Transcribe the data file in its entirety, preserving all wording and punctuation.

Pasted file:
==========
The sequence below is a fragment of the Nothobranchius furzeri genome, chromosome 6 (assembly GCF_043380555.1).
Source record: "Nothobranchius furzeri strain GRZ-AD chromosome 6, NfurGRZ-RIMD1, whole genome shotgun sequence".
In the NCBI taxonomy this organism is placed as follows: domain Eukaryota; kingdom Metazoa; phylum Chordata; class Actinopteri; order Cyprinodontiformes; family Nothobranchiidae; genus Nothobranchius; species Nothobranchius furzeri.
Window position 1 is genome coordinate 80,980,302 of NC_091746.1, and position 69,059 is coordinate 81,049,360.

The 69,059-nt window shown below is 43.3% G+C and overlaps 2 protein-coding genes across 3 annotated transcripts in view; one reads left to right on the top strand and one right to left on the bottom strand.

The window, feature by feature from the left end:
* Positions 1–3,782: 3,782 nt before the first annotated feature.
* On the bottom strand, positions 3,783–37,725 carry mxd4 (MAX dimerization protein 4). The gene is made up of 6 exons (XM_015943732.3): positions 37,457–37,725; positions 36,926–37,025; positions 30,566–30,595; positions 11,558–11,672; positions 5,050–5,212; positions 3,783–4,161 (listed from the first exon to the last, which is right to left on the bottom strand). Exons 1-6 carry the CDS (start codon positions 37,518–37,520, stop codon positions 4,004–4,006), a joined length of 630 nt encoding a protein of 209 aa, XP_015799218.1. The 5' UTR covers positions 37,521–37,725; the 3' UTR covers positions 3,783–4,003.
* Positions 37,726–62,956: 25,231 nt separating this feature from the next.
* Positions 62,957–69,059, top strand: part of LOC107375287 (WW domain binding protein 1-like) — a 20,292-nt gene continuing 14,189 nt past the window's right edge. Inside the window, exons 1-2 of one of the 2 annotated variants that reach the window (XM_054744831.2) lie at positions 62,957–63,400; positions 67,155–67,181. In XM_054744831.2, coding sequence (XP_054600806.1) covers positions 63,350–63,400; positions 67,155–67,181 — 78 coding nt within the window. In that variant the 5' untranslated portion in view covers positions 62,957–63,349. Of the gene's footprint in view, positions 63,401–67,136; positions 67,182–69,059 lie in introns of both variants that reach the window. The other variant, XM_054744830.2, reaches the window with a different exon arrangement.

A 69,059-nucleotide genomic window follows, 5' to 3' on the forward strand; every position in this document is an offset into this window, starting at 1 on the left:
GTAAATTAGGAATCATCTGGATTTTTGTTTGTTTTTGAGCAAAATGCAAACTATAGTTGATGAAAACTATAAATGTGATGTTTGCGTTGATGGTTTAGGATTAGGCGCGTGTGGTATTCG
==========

The sequence below is a fragment of the Nothobranchius furzeri genome, chromosome 6 (assembly GCF_043380555.1).
Source record: "Nothobranchius furzeri strain GRZ-AD chromosome 6, NfurGRZ-RIMD1, whole genome shotgun sequence".
In the NCBI taxonomy this organism is placed as follows: domain Eukaryota; kingdom Metazoa; phylum Chordata; class Actinopteri; order Cyprinodontiformes; family Nothobranchiidae; genus Nothobranchius; species Nothobranchius furzeri.
Window position 1 is genome coordinate 80,980,302 of NC_091746.1, and position 69,059 is coordinate 81,049,360.

The 69,059-nt window shown below is 43.3% G+C and overlaps 2 protein-coding genes across 3 annotated transcripts in view; one reads left to right on the top strand and one right to left on the bottom strand.

The window, feature by feature from the left end:
* Positions 1–3,782: 3,782 nt before the first annotated feature.
* On the bottom strand, positions 3,783–37,725 carry mxd4 (MAX dimerization protein 4). The gene is made up of 6 exons (XM_015943732.3): positions 37,457–37,725; positions 36,926–37,025; positions 30,566–30,595; positions 11,558–11,672; positions 5,050–5,212; positions 3,783–4,161 (listed from the first exon to the last, which is right to left on the bottom strand). Exons 1-6 carry the CDS (start codon positions 37,518–37,520, stop codon positions 4,004–4,006), a joined length of 630 nt encoding a protein of 209 aa, XP_015799218.1. The 5' UTR covers positions 37,521–37,725; the 3' UTR covers positions 3,783–4,003.
* Positions 37,726–62,956: 25,231 nt separating this feature from the next.
* Positions 62,957–69,059, top strand: part of LOC107375287 (WW domain binding protein 1-like) — a 20,292-nt gene continuing 14,189 nt past the window's right edge. Inside the window, exons 1-2 of one of the 2 annotated variants that reach the window (XM_054744831.2) lie at positions 62,957–63,400; positions 67,155–67,181. In XM_054744831.2, coding sequence (XP_054600806.1) covers positions 63,350–63,400; positions 67,155–67,181 — 78 coding nt within the window. In that variant the 5' untranslated portion in view covers positions 62,957–63,349. Of the gene's footprint in view, positions 63,401–67,136; positions 67,182–69,059 lie in introns of both variants that reach the window. The other variant, XM_054744830.2, reaches the window with a different exon arrangement.

A 69,059-nucleotide genomic window follows, 5' to 3' on the forward strand; every position in this document is an offset into this window, starting at 1 on the left:
GTAAATTAGGAATCATCTGGATTTTTGTTTGTTTTTGAGCAAAATGCAAACTATAGTTGATGAAAACTATAAATGTGATGTTTGCGTTGATGGTTTAGGATTAGGCGCGTGTGGTATTCG